Bosch – I can’t wait to have a cheap date with myself!! Particularly because I also hear that I put out.

  • Jonny Canuck

    I don’t know if you’ll ever come across it on LCBO shelves, but Rosewood winery and meadery down here by St. Catherines is become pretty well known for their meads. Their 2006 Mon Cherie Mead (co-fermented with local sour cherries) took a silver in this years Canadian competition. If you can get your hands on a bottle, you wont be dissapointed.

    ANYWAY, wine/mead geekery aside, haven’t come across the Bunratty yet, but I do know you can do alot better than the Trafalgar stuff. (especially for the price, yikes!)


  • Jason

    Wow, late, late, late, post for this thread, (geek warning) but you’re not actually drinking mead, any more than drinking Coke would be drinking… whatever the Vikings called a cane sugar beverage. If you’re drinking sweet mead, like Chaucers and the rest, then you’re drinking something that was supposed to be a dessert wine and not real mead at all.

    I’ve been making dry and sometimes sparkling mead myself for the last decade and what you’ve listed doesn’t even touch on the potential depth of the beverage. If you can find it, I would suggest Heidrun Mead, out of Humboldt, California, which is more like a sparkling wine in profile at:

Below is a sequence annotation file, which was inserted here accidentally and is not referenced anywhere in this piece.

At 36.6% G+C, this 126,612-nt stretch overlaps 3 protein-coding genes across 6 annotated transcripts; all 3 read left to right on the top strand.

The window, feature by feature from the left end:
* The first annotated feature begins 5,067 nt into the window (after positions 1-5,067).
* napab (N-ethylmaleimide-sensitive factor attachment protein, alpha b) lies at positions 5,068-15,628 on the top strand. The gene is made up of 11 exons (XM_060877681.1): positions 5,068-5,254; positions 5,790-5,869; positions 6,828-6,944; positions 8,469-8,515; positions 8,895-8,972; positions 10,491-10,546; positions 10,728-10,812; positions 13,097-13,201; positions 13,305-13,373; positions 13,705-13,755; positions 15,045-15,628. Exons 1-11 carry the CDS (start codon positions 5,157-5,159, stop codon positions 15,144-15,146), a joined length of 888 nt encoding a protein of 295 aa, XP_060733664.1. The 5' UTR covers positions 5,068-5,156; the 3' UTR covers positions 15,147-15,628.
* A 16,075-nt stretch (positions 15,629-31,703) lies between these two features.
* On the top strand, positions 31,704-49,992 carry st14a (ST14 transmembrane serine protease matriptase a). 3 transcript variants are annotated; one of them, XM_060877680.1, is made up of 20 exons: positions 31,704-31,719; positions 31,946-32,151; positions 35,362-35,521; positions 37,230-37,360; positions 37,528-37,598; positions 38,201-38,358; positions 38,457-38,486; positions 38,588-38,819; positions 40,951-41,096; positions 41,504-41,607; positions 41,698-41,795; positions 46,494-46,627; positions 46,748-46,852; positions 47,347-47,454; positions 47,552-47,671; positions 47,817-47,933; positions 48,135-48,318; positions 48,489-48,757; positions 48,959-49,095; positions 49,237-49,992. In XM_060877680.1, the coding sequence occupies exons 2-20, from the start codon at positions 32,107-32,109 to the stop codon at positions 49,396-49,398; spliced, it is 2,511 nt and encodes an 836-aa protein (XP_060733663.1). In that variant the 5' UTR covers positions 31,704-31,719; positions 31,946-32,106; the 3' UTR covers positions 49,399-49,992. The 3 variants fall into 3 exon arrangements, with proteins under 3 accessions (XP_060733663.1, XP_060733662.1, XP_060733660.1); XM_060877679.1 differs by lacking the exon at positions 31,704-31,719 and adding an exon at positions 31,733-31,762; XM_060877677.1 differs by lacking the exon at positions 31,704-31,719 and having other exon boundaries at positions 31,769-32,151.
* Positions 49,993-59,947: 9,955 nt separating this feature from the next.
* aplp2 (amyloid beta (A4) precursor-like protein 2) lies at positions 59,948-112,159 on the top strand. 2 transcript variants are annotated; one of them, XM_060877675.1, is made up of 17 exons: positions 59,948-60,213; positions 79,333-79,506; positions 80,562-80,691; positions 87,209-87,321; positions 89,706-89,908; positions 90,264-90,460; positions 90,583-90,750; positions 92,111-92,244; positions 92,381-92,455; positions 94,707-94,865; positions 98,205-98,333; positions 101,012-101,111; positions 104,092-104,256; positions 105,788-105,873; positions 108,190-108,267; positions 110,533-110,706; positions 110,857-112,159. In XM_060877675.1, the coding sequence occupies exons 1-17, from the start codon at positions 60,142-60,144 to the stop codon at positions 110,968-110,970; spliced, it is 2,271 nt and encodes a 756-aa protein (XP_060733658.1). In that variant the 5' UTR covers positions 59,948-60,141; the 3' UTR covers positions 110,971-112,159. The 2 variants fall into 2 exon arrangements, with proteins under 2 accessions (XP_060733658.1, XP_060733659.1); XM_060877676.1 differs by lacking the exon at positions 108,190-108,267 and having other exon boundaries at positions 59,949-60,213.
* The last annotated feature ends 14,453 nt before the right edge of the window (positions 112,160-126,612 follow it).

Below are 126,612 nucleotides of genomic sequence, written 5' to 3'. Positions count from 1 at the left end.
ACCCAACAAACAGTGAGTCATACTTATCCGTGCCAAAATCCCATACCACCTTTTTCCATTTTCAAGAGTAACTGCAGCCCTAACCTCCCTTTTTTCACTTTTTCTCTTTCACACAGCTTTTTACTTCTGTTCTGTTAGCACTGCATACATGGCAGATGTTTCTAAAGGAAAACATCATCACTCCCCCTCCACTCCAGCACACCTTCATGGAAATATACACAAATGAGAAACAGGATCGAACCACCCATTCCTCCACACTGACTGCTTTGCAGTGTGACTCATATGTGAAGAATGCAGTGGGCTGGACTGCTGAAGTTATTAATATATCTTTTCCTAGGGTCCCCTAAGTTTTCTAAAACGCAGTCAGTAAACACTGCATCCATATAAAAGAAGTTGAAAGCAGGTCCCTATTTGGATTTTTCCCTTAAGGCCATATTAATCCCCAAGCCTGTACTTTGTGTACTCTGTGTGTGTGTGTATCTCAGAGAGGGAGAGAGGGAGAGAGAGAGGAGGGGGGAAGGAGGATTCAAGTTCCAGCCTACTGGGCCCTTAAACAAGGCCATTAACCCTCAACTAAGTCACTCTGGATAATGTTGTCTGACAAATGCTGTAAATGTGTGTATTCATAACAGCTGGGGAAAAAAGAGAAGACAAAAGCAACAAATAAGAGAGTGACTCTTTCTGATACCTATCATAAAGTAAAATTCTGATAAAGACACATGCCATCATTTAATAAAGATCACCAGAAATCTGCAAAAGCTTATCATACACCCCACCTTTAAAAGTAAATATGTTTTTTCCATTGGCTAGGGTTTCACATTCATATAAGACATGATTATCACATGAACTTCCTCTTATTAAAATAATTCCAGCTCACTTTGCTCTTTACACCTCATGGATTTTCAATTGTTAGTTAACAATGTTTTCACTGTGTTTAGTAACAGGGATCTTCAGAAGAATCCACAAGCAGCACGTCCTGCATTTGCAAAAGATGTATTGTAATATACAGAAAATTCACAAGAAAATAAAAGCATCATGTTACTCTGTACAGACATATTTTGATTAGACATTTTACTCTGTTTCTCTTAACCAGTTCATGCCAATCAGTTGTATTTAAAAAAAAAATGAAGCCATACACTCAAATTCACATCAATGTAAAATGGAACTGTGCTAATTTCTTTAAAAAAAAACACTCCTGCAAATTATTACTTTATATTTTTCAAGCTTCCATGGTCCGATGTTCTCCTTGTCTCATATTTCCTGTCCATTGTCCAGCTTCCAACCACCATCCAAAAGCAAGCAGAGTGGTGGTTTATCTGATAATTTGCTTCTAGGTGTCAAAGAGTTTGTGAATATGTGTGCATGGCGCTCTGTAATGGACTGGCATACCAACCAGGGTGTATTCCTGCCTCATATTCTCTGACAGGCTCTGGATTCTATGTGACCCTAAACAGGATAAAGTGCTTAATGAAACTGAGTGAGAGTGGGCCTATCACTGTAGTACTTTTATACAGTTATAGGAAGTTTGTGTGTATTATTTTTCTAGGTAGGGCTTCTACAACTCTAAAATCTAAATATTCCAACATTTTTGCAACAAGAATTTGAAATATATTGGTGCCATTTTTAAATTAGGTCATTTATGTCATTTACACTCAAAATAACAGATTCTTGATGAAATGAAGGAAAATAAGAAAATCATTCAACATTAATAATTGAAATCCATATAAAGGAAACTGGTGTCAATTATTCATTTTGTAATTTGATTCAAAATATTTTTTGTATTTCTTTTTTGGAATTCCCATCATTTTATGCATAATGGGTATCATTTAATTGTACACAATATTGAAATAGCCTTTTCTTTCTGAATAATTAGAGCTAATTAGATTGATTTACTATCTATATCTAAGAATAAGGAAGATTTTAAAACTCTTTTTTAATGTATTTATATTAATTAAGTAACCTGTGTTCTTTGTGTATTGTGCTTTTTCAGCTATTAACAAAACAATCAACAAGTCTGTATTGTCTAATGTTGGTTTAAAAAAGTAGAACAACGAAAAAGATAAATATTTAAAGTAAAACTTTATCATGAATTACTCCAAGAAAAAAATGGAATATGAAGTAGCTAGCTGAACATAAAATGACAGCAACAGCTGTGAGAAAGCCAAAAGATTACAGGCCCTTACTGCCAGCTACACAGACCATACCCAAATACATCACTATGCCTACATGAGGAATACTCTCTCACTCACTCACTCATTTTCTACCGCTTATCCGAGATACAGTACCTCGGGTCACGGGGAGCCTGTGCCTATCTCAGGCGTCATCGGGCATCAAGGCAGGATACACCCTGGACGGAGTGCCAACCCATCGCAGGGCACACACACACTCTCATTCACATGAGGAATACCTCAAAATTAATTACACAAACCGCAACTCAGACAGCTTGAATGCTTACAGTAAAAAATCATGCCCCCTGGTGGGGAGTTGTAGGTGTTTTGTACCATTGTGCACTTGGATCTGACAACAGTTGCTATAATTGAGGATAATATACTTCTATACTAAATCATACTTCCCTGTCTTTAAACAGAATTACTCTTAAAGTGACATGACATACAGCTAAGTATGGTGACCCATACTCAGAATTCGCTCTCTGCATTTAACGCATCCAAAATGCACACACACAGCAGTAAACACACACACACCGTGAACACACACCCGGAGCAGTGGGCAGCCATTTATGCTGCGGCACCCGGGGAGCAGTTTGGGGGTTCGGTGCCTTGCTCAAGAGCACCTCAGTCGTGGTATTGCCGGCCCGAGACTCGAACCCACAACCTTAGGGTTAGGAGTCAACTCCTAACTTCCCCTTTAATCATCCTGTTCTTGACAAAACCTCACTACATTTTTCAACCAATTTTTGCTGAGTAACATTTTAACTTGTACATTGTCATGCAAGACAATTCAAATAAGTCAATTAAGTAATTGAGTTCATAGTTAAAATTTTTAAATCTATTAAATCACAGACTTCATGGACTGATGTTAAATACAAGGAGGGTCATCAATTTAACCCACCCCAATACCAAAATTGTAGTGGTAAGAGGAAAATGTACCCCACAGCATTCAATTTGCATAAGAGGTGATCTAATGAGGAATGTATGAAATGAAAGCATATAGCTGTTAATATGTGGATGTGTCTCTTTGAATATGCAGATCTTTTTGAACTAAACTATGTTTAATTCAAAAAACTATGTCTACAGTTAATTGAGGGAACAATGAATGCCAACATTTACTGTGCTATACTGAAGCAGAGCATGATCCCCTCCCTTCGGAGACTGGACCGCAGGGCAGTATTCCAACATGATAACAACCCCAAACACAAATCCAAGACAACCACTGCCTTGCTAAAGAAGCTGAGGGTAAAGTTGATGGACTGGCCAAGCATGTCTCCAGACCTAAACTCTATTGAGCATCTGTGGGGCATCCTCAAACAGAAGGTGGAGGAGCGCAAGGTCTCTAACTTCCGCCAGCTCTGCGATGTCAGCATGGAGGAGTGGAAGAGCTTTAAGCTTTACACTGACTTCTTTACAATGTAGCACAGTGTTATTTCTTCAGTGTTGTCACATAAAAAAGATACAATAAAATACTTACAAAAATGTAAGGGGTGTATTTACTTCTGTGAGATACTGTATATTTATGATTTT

Just FYI, mead is primarily yeast, honey and water, but also requires some citric acid and nutrients, as honey just doesn’t have what it takes to make the yeast do its dance of love all by its lonesome. When you add fruit to mead, it’s called a “Melomel”, then if it’s spices or herbs (like ginger, cinnamon, or lavender) you call it “Metheglin”, if you split with grape juice it’s called “Pyment” and the other big one is a “Braggot” by splitting the honey with barley malt before fermenting (this is incredible!). Sorry for geeking out on you like that, but I have a 2-year old sparkling blackberry mead (Melomel) that will knock your socks off and certainly elevate the cheap-beer drinker to riding on the waves like a true Viking with your horn in hand. Cheers!